Waves of funding arrive at Galveston port for dredging, maintenance work
New federal funding will expand the Port of Galveston’s commercial capacity and, in turn, help reduce broader port congestion.
A recent $11 million allocation from the Infrastructure Investment and Jobs Act (IIJA) will support dredging the final 2,500-foot stretch of Galveston Ship Channel to a depth of 46 feet. Dredging work—now slated to begin in 2023—will permit this stretch of channel to function as a deep-water port. As a result, increasingly large vessels with larger cargo holds will be able to call on privately operated terminals that already exist along this part of the channel.
The region’s local port authority, Galveston Wharves, is working with the U.S. Army Corps of Engineers to spearhead delivery of the project, which is expected to reach a total cost of $12 million to $14 million.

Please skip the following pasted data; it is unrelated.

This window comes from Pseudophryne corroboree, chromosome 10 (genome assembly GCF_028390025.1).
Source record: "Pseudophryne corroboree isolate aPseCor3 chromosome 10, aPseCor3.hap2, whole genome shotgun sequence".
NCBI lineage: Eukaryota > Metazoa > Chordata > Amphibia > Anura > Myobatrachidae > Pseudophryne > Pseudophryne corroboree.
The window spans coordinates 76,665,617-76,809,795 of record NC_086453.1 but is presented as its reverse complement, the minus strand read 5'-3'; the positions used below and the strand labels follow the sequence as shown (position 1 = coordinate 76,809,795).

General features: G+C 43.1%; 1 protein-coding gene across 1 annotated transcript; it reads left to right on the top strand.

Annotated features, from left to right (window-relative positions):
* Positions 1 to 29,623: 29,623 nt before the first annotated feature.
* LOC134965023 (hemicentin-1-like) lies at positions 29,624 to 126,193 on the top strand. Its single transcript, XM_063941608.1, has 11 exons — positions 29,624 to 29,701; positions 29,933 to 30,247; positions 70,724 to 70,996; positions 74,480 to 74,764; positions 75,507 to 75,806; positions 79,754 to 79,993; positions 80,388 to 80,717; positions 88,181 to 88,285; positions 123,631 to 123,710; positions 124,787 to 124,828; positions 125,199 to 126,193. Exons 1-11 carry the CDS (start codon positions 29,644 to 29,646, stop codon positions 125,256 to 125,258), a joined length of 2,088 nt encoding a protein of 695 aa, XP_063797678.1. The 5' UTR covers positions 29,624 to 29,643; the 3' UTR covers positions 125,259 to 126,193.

As dredging work gets underway, the FY2023 federal budget is also programming another $25 million for Galveston Ship Channel maintenance—the largest it has received for maintenance needs. The increase in federal funding follows an increase in volume of cargo shipped through the Port of Galveston. In 2020, for instance, the 12 million tons of cargo that traveled through the port made it the 46th-busiest U.S. waterway by cargo tonnage.
The federally funded dredging project is designed so the Port of Galveston can capitalize on these trends, rather than become overloaded by them. Ultimately, as larger vessels bring larger volumes of cargo through the Galveston Ship Channel, the port, itself, will become eligible for even larger allocations of federal money in the future.